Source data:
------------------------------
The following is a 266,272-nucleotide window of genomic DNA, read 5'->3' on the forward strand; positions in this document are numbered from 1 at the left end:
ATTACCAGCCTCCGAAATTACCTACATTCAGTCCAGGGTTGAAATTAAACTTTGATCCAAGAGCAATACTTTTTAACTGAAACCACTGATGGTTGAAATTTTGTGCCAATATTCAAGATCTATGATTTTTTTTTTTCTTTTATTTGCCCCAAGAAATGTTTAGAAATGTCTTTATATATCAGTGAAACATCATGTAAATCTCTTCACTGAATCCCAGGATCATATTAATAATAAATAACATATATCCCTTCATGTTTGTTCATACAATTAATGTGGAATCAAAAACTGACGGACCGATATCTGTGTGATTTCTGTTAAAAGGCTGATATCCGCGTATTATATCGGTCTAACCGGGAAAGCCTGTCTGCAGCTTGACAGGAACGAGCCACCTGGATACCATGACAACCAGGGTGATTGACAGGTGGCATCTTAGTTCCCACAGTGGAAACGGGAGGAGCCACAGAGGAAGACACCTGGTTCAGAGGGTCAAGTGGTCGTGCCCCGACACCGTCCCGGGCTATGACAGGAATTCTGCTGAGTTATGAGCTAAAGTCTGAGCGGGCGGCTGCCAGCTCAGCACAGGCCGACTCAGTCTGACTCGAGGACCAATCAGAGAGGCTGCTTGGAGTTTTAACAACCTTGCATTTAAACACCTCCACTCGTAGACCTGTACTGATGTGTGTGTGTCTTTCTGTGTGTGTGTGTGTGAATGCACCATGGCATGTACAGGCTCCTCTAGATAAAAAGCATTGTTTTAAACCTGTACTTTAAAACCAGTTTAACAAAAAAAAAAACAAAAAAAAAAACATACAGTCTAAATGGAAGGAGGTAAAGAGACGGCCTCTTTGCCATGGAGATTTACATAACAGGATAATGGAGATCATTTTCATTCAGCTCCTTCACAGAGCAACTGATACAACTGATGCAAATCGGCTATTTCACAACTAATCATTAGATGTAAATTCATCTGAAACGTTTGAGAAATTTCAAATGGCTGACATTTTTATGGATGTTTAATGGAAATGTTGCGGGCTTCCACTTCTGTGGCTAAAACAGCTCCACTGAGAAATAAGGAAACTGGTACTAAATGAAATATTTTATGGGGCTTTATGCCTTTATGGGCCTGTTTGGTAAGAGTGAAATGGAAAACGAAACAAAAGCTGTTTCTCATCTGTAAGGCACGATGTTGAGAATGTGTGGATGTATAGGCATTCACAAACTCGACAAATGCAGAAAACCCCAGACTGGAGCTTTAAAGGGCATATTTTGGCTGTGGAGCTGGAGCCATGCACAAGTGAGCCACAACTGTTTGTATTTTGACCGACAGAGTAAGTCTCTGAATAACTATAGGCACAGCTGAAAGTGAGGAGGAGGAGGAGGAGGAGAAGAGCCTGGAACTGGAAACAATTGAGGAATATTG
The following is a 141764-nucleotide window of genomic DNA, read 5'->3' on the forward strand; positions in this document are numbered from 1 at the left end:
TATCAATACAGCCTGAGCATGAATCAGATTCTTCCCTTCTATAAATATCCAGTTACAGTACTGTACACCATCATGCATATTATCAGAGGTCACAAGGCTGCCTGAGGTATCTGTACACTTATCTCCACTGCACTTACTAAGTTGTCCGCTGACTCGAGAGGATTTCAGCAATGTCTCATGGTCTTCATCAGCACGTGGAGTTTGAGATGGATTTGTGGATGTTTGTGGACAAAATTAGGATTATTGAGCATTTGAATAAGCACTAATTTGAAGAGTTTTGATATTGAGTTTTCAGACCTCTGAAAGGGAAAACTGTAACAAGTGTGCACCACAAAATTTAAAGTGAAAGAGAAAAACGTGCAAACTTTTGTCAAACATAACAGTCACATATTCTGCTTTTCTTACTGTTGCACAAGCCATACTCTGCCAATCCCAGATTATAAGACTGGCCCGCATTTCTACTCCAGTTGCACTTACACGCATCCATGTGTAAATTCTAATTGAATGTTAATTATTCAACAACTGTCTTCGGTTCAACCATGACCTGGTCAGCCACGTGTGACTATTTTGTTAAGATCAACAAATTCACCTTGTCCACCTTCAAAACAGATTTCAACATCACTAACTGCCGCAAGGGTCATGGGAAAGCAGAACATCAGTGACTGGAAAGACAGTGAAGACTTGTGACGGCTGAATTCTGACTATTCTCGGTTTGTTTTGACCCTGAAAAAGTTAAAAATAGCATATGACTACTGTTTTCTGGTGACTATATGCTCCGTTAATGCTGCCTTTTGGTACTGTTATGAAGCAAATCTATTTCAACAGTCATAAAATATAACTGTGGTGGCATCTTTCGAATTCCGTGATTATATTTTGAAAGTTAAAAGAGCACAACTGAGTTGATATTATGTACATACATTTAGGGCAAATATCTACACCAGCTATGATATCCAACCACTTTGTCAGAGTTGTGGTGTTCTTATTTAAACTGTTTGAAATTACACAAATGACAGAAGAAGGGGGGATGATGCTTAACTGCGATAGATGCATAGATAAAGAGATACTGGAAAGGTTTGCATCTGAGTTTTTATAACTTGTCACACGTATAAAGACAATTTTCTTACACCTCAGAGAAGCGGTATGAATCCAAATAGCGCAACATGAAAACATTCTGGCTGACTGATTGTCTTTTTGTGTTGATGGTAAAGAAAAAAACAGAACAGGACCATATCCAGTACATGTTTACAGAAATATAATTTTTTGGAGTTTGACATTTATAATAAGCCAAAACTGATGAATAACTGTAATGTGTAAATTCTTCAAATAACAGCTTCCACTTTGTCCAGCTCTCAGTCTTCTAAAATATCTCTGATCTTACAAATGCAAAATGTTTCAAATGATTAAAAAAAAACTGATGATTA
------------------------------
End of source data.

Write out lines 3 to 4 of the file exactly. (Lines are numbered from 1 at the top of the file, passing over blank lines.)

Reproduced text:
The following is a 141764-nucleotide window of genomic DNA, read 5'->3' on the forward strand; positions in this document are numbered from 1 at the left end:
TATCAATACAGCCTGAGCATGAATCAGATTCTTCCCTTCTATAAATATCCAGTTACAGTACTGTACACCATCATGCATATTATCAGAGGTCACAAGGCTGCCTGAGGTATCTGTACACTTATCTCCACTGCACTTACTAAGTTGTCCGCTGACTCGAGAGGATTTCAGCAATGTCTCATGGTCTTCATCAGCACGTGGAGTTTGAGATGGATTTGTGGATGTTTGTGGACAAAATTAGGATTATTGAGCATTTGAATAAGCACTAATTTGAAGAGTTTTGATATTGAGTTTTCAGACCTCTGAAAGGGAAAACTGTAACAAGTGTGCACCACAAAATTTAAAGTGAAAGAGAAAAACGTGCAAACTTTTGTCAAACATAACAGTCACATATTCTGCTTTTCTTACTGTTGCACAAGCCATACTCTGCCAATCCCAGATTATAAGACTGGCCCGCATTTCTACTCCAGTTGCACTTACACGCATCCATGTGTAAATTCTAATTGAATGTTAATTATTCAACAACTGTCTTCGGTTCAACCATGACCTGGTCAGCCACGTGTGACTATTTTGTTAAGATCAACAAATTCACCTTGTCCACCTTCAAAACAGATTTCAACATCACTAACTGCCGCAAGGGTCATGGGAAAGCAGAACATCAGTGACTGGAAAGACAGTGAAGACTTGTGACGGCTGAATTCTGACTATTCTCGGTTTGTTTTGACCCTGAAAAAGTTAAAAATAGCATATGACTACTGTTTTCTGGTGACTATATGCTCCGTTAATGCTGCCTTTTGGTACTGTTATGAAGCAAATCTATTTCAACAGTCATAAAATATAACTGTGGTGGCATCTTTCGAATTCCGTGATTATATTTTGAAAGTTAAAAGAGCACAACTGAGTTGATATTATGTACATACATTTAGGGCAAATATCTACACCAGCTATGATATCCAACCACTTTGTCAGAGTTGTGGTGTTCTTATTTAAACTGTTTGAAATTACACAAATGACAGAAGAAGGGGGGATGATGCTTAACTGCGATAGATGCATAGATAAAGAGATACTGGAAAGGTTTGCATCTGAGTTTTTATAACTTGTCACACGTATAAAGACAATTTTCTTACACCTCAGAGAAGCGGTATGAATCCAAATAGCGCAACATGAAAACATTCTGGCTGACTGATTGTCTTTTTGTGTTGATGGTAAAGAAAAAAACAGAACAGGACCATATCCAGTACATGTTTACAGAAATATAATTTTTTGGAGTTTGACATTTATAATAAGCCAAAACTGATGAATAACTGTAATGTGTAAATTCTTCAAATAACAGCTTCCACTTTGTCCAGCTCTCAGTCTTCTAAAATATCTCTGATCTTACAAATGCAAAATGTTTCAAATGATTAAAAAAAAACTGATGATTA